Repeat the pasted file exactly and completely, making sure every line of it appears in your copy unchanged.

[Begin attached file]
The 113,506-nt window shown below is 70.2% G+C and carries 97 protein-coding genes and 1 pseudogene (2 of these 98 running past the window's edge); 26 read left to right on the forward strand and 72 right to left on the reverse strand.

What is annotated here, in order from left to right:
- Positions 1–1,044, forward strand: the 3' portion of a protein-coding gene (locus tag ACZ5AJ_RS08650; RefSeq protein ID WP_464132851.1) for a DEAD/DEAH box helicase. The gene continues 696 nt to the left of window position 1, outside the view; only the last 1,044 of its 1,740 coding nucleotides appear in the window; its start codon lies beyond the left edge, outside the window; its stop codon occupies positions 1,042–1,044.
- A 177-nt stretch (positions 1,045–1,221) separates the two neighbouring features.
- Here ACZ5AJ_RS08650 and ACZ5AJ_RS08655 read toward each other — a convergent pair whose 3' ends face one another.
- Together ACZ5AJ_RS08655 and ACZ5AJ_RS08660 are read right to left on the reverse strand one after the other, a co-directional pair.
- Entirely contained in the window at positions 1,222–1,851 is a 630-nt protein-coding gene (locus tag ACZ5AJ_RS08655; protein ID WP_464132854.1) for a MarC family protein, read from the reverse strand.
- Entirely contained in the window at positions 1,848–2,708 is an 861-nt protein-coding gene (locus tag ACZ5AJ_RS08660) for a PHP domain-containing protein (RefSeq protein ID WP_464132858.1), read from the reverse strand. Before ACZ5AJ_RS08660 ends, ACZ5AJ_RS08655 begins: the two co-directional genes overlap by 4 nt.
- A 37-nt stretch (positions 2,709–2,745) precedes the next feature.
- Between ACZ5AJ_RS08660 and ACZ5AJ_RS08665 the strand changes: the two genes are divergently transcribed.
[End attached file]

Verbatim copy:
The 113,506-nt window shown below is 70.2% G+C and carries 97 protein-coding genes and 1 pseudogene (2 of these 98 running past the window's edge); 26 read left to right on the forward strand and 72 right to left on the reverse strand.

What is annotated here, in order from left to right:
- Positions 1–1,044, forward strand: the 3' portion of a protein-coding gene (locus tag ACZ5AJ_RS08650; RefSeq protein ID WP_464132851.1) for a DEAD/DEAH box helicase. The gene continues 696 nt to the left of window position 1, outside the view; only the last 1,044 of its 1,740 coding nucleotides appear in the window; its start codon lies beyond the left edge, outside the window; its stop codon occupies positions 1,042–1,044.
- A 177-nt stretch (positions 1,045–1,221) separates the two neighbouring features.
- Here ACZ5AJ_RS08650 and ACZ5AJ_RS08655 read toward each other — a convergent pair whose 3' ends face one another.
- Together ACZ5AJ_RS08655 and ACZ5AJ_RS08660 are read right to left on the reverse strand one after the other, a co-directional pair.
- Entirely contained in the window at positions 1,222–1,851 is a 630-nt protein-coding gene (locus tag ACZ5AJ_RS08655; protein ID WP_464132854.1) for a MarC family protein, read from the reverse strand.
- Entirely contained in the window at positions 1,848–2,708 is an 861-nt protein-coding gene (locus tag ACZ5AJ_RS08660) for a PHP domain-containing protein (RefSeq protein ID WP_464132858.1), read from the reverse strand. Before ACZ5AJ_RS08660 ends, ACZ5AJ_RS08655 begins: the two co-directional genes overlap by 4 nt.
- A 37-nt stretch (positions 2,709–2,745) precedes the next feature.
- Between ACZ5AJ_RS08660 and ACZ5AJ_RS08665 the strand changes: the two genes are divergently transcribed.